Prop Firm vs. Portfolio Margin

Discussion in 'Prop Firms' started by mb_es, Aug 29, 2012.

  1. mb_es


    Would love to hear some perspectives (pros/cons) of joining a prop firm vs. portfolio margining a retail account.

    Seems like one of the biggest downsides to becoming a 'professional' - broker certification such as series 56, is that one is now required to pay live data feeds (~$200) for each brokerage account.

    One of the biggest upsides seems to be access to greater buying power ... but that is a double-edged sword.

  2. Bump, thanks.
  3. Give me a call tomorrow, and I will give you both sides (promise). 702.739.1393 usually between 8-10 Pacific time.

    edit: To give you an idea however, when we set up for Portfolio Margin with our private family group, we found out very quickly about something called "Risk Margin" - which is totally discretionary by the Broker/Clearing Firm. We found out that we were not always entitled to what we expected (about 6 to one leverage), in fact we had to put extra money in for certain positions. But, call anyway if you like.

  4. Maverick74


    I probably know as much about portfolio margin as anyone on here. My firm was the first firm in the country to start offering them back in 2007. I could probably explain a few things to Don as well about it. Ask away...
  5. mb_es


    Thanks Don and Mav!

    Curious why a trader would join a prop firm if they can trade the ES and have 14:1 leverage with overnight margin ... and close to 60:1 leverage with intraday margin?

    Is the primary reason because the trading futures is way more complicated for the average retail 'investor' who would be the ideal target for a prop firm?

    Re portfolio margin ... I understand it's 6:1 with TD Ameritrade, but they set max position size and max loss levels. Is that correct? Can you elaborate?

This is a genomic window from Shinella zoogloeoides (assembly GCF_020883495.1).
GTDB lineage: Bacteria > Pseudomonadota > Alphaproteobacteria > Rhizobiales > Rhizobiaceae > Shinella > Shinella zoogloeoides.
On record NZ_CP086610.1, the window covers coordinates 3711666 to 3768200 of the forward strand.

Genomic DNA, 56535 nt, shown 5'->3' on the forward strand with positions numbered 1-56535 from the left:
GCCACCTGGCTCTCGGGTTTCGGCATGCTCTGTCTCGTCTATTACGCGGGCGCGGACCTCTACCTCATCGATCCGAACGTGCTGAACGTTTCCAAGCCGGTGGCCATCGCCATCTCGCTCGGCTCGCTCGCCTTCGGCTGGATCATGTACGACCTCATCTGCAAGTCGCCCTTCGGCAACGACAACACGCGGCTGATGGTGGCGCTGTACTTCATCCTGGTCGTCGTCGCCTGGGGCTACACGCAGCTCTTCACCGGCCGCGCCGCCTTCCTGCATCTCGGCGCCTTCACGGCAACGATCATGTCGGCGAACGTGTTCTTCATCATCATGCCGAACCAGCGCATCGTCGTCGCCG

6. mb_es


    Awesome, thanks Don ... will try you tomorrow ... if not on Wednesday.
  7. Maverick74


    Portfolio margin primarily deals with equity and equity options. It can also offset margin for index options using index futures. ES futures are already margined 20 to 1. No need to add leverage to that. But you will get better margin for trading SPY for example. The idea behind PM was to give to the securities side what was already available on the futures side. For example, you can get SPAN (risk based margin) already on the futures side at the retail level with IB or TOS, etc. No special account needed. But the securities side was always stuck in the REG T world. BTW, the word margin is a tricky word because you can create strategies that give you far more then 6 to 1. I use to run stuff at 50 to 1 compared to REG T.
  8. I trade options, and which this sometimes requires using an underlying equity or futures vehicle, I think the biggest reason for option traders to jump into prop is market or capital access.
  9. Prop firms are useless except for equity stocks.

    Any leverage will make great money to a good trader. It only takes less than $10,000. The trouble is everyone blows up at first, and many are so terrible at learning :( that it takes awhile to get it. Even worse, these people think they are excellent at learning.

    I think forex is better than futures for small accounts -because of lower cost, much better scaling and movable leverage.
  10. FSU


    I think the biggest advantage of working with a prop firm is you will need less capital than an individual PM account. The absolute minimum for a PM is around $125,000, going up much higher with firms such as Merrill or Goldman. The biggest disadvantage would be the safety of your money. With a individual PM account, you have to worry about only your trades and your firms solvency, as opposed to what other traders or the owners of the prop firm do.

    Of course there are many other factors to consider as licensing requirements, costs, etc.

    I think it really comes down to what products you trade, how much capital you have, what type of positions you intend to hold, and the type of help you need.

    If you trade VIX options for example, which trade only on the CBOE, if you are a customer you will get priority over all other traders when your order is resting in the book.

    There are different prices for price feeds depending on whether you are a customer or firm trader.
    #10     Sep 10, 2012